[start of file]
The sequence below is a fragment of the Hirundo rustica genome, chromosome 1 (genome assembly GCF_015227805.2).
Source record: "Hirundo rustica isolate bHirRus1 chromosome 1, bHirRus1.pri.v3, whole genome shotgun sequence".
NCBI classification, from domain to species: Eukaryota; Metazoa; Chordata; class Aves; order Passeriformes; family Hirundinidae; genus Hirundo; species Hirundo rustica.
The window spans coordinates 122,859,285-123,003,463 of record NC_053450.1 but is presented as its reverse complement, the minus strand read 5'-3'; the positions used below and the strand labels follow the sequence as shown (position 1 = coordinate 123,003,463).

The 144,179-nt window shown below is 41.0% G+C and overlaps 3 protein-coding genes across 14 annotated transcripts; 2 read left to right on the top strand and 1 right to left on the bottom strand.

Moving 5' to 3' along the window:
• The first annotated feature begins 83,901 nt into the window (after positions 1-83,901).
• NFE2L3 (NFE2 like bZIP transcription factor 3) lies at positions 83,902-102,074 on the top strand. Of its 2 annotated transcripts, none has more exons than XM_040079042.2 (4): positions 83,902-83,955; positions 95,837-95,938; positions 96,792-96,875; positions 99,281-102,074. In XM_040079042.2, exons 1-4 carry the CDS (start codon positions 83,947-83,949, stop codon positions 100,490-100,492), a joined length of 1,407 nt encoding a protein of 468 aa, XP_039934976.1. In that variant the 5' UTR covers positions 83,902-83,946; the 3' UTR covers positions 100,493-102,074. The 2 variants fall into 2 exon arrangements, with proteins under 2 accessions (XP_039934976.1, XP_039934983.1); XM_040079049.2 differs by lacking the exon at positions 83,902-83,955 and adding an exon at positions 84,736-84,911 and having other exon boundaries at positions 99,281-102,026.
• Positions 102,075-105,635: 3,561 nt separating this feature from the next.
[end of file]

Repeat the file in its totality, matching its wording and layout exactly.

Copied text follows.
The sequence below is a fragment of the Hirundo rustica genome, chromosome 1 (genome assembly GCF_015227805.2).
Source record: "Hirundo rustica isolate bHirRus1 chromosome 1, bHirRus1.pri.v3, whole genome shotgun sequence".
NCBI classification, from domain to species: Eukaryota; Metazoa; Chordata; class Aves; order Passeriformes; family Hirundinidae; genus Hirundo; species Hirundo rustica.
The window spans coordinates 122,859,285-123,003,463 of record NC_053450.1 but is presented as its reverse complement, the minus strand read 5'-3'; the positions used below and the strand labels follow the sequence as shown (position 1 = coordinate 123,003,463).

The 144,179-nt window shown below is 41.0% G+C and overlaps 3 protein-coding genes across 14 annotated transcripts; 2 read left to right on the top strand and 1 right to left on the bottom strand.

Moving 5' to 3' along the window:
• The first annotated feature begins 83,901 nt into the window (after positions 1-83,901).
• NFE2L3 (NFE2 like bZIP transcription factor 3) lies at positions 83,902-102,074 on the top strand. Of its 2 annotated transcripts, none has more exons than XM_040079042.2 (4): positions 83,902-83,955; positions 95,837-95,938; positions 96,792-96,875; positions 99,281-102,074. In XM_040079042.2, exons 1-4 carry the CDS (start codon positions 83,947-83,949, stop codon positions 100,490-100,492), a joined length of 1,407 nt encoding a protein of 468 aa, XP_039934976.1. In that variant the 5' UTR covers positions 83,902-83,946; the 3' UTR covers positions 100,493-102,074. The 2 variants fall into 2 exon arrangements, with proteins under 2 accessions (XP_039934976.1, XP_039934983.1); XM_040079049.2 differs by lacking the exon at positions 83,902-83,955 and adding an exon at positions 84,736-84,911 and having other exon boundaries at positions 99,281-102,026.
• Positions 102,075-105,635: 3,561 nt separating this feature from the next.